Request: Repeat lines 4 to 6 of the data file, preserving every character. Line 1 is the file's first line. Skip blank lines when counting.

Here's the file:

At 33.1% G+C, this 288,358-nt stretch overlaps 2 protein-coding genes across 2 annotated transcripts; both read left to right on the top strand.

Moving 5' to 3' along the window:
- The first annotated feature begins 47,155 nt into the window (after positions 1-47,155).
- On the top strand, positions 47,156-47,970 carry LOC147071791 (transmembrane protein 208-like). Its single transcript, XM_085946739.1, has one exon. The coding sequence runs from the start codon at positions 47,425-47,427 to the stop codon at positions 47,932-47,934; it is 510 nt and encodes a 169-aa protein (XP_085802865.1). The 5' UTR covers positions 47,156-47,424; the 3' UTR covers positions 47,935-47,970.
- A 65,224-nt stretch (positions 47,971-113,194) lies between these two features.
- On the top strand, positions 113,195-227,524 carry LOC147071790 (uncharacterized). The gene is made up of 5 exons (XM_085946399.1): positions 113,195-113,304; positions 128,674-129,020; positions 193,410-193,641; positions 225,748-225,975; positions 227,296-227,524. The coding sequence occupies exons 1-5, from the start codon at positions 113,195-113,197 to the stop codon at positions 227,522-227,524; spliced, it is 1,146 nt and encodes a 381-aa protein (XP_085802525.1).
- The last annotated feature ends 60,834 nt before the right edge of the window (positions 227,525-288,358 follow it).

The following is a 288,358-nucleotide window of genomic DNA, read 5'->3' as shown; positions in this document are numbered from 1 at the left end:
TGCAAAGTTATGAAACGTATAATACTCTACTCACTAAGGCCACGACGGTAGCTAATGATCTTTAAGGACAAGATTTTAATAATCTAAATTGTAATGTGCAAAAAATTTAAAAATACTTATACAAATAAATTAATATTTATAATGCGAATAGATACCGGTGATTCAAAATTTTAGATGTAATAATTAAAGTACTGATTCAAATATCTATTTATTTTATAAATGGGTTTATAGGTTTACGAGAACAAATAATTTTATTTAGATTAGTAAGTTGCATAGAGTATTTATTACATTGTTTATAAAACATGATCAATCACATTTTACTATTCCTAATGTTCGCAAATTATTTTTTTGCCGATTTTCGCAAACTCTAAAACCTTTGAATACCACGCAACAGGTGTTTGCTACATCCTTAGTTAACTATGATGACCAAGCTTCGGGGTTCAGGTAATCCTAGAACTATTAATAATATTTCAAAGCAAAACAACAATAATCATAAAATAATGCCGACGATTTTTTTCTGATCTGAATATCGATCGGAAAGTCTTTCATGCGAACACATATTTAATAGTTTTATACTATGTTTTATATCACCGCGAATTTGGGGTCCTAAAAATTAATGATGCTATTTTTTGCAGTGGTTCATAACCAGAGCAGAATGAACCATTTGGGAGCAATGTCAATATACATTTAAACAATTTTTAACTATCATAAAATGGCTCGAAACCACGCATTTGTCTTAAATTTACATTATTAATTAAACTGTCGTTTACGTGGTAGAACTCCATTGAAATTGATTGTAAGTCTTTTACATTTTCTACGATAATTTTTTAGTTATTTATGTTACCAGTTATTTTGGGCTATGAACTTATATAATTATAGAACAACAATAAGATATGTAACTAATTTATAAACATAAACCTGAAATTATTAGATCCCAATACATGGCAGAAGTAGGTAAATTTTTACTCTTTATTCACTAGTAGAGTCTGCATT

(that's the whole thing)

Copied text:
- On the top strand, positions 47,156-47,970 carry LOC147071791 (transmembrane protein 208-like). Its single transcript, XM_085946739.1, has one exon. The coding sequence runs from the start codon at positions 47,425-47,427 to the stop codon at positions 47,932-47,934; it is 510 nt and encodes a 169-aa protein (XP_085802865.1). The 5' UTR covers positions 47,156-47,424; the 3' UTR covers positions 47,935-47,970.
- A 65,224-nt stretch (positions 47,971-113,194) lies between these two features.
- On the top strand, positions 113,195-227,524 carry LOC147071790 (uncharacterized). The gene is made up of 5 exons (XM_085946399.1): positions 113,195-113,304; positions 128,674-129,020; positions 193,410-193,641; positions 225,748-225,975; positions 227,296-227,524. The coding sequence occupies exons 1-5, from the start codon at positions 113,195-113,197 to the stop codon at positions 227,522-227,524; spliced, it is 1,146 nt and encodes a 381-aa protein (XP_085802525.1).